Help lil brothers without dads…
Joe Sigurdson isn’t afraid to talk about his darkest days.
“I was 28 years old living a double-life,” he says. “I was dealing dope in the parking lot while my kids were building sandcastles on the beach. I was running poundage up and down between San Diego and LA. I was pretty big, a substantial guy, so I was doing ‘collections’ for a coke dealer too… All the while I was married with a real job.”
Thirty years after turning his life around, Sigurdson is still an imposing figure.
But, his biggest threat these days are his bear hugs.
Joe turned Disney dad shortly after he got sober in the early nineties.
Pretty soon, other kids from his son’s Little League team were at his house all day after practices and games.
“They’d raid our fridge. We’d play ball in the yard. I’d play quarterback for both sides. I’d pitch. I’d take ‘em surfing… It was fun, but they wouldn’t want to go home.”
Eventually, he noticed a pattern.
“One by one, their moms started calling, asking if I could talk to their sons about problems they were having. That’s when I realized none of them had dads.”
When those calls kept coming his wheels started turning.
“I’d learned so much at these self-improvement outings like the Mankind Project. I was forty then going, ‘Man, this stuff is great. I could have used this when I was 14.’”
Which is how Boys to Men Mentoring came to be.
Joe and his co-founders are more than twenty years into their mission now, having transformed the lives of thousands of at-risk boys living in marginalized communities by providing them love and support.
“It’s not rocket science,” says Joe, when talking about why they succeed. “We all do better when we check in with loved ones and hold each other accountable.”
It’s worth noting, his mentors abide by one very strict rule.
“We never tell kids what to do,” says Joe. “Our job is to listen and understand the issues they’re facing. And if there’s a struggle we explore the options and shed light on what’s likely to happen if they stay on the current path. Mentors share their own experiences, mistakes, and lessons learned. But the choice is all theirs. All we do is take an inventory of how those decisions play out. And it works.”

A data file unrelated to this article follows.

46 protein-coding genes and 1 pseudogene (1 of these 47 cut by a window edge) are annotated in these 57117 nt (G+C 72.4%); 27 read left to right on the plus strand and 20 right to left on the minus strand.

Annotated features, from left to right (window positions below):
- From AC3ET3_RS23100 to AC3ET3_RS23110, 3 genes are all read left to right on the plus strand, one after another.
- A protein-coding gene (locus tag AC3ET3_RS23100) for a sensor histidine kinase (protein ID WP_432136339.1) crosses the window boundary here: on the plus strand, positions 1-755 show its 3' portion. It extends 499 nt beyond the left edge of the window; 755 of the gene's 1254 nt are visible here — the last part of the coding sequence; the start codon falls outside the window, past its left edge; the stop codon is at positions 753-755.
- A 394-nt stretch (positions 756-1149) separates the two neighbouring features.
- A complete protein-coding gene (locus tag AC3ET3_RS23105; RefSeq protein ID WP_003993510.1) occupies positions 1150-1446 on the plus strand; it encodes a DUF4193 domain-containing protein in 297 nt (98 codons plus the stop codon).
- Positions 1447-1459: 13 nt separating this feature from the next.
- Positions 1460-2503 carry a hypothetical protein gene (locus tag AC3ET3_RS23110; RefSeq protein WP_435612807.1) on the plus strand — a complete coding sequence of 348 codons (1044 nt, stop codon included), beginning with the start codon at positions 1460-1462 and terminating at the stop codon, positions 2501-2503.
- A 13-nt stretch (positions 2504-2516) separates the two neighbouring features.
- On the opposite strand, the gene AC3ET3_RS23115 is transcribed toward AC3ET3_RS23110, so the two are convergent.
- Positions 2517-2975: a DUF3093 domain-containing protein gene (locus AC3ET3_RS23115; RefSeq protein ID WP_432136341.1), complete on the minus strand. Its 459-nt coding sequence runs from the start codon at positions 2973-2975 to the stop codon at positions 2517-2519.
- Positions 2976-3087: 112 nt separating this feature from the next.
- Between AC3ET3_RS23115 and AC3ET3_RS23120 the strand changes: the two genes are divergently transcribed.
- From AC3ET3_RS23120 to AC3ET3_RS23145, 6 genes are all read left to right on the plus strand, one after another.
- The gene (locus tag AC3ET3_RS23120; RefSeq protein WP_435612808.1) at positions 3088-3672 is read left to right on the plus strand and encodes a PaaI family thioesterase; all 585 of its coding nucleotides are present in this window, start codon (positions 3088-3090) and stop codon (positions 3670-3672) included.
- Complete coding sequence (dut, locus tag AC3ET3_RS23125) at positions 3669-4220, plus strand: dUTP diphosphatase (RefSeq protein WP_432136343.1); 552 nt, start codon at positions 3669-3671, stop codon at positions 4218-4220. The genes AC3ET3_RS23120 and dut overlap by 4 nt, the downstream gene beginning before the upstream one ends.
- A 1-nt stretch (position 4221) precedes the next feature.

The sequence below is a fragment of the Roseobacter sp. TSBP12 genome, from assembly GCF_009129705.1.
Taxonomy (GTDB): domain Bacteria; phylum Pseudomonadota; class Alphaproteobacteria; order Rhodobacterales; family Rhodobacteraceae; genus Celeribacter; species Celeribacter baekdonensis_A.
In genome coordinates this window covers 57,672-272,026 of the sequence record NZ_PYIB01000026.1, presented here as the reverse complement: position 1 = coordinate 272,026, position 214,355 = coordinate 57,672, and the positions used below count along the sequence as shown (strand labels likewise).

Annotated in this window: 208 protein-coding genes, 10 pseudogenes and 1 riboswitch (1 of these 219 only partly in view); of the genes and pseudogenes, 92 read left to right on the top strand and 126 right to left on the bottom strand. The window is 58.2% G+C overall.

Dana Wright, a former principal at Spring Valley Academy, swears by their success, and she’s not alone.
“If I had a chance to talk to every middle school administrator in the country about what they could do to make a difference it would be Boys to Men,” she says.
And what’s fascinating about Boys to Men Mentoring, is the San Diego surfing community powers their operation.
Surfers have rallied behind the cause, helping Joe and his team come up with creative ways to raise the funds needed to facilitate new programs, find mentors, and expand into new schools.
The 100 Wave Challenge, an annual Jog-a-Thon style event in the waves, is their biggest hit.
The 10th annual 100 Wave Challenge raised $430,000 last year, enough to provide a year’s worth of mentorship services to nearly 1000 kids.
Sadly, with the world going sideways in 2020 the need for Boys to Men is greater than ever. Keeping them engaged and connected is crucial to their health and safety.
Yet early this summer, Sigurdson warned his supporters that this year’s 100 Wave Challenge may not happen, and by some miracle it did, it certainly couldn’t be on the usual scale, with hundreds showing up in Mission Beach.
“That didn’t sit well with anyone,” says Joe.
His fellow surfers floated an alternative: let’s expand.
After all, they argued, Boys to Men’s impact is global now.
Sure, San Diego is where it all started, but they provide guidance to independent chapters in seventeen different states and nine different countries at HQ.
Why not reflect that?
After several Zoom calls, Joe and his team obliged, adding a new twist.
This year it’s “Your 100 Wave Challenge.”
You pick the crew, the beach, and the time, between now and November 22nd, and make it happen.
“Two months ago, we were feeling pretty hopeless,” says Sigurdson. “Thanks to our surfers, I’m starting to believe this may end up being our biggest year yet. Our big signup push doesn’t typically start until after Labor Day, but word is already spreading through surf clubs and surf shops and social media. And our surfers are getting calls from people asking how they can help.”
The answer is simple: Grab some friends, get ‘em together, and give these kids your love.
(Warning: vid below is tear jerker.)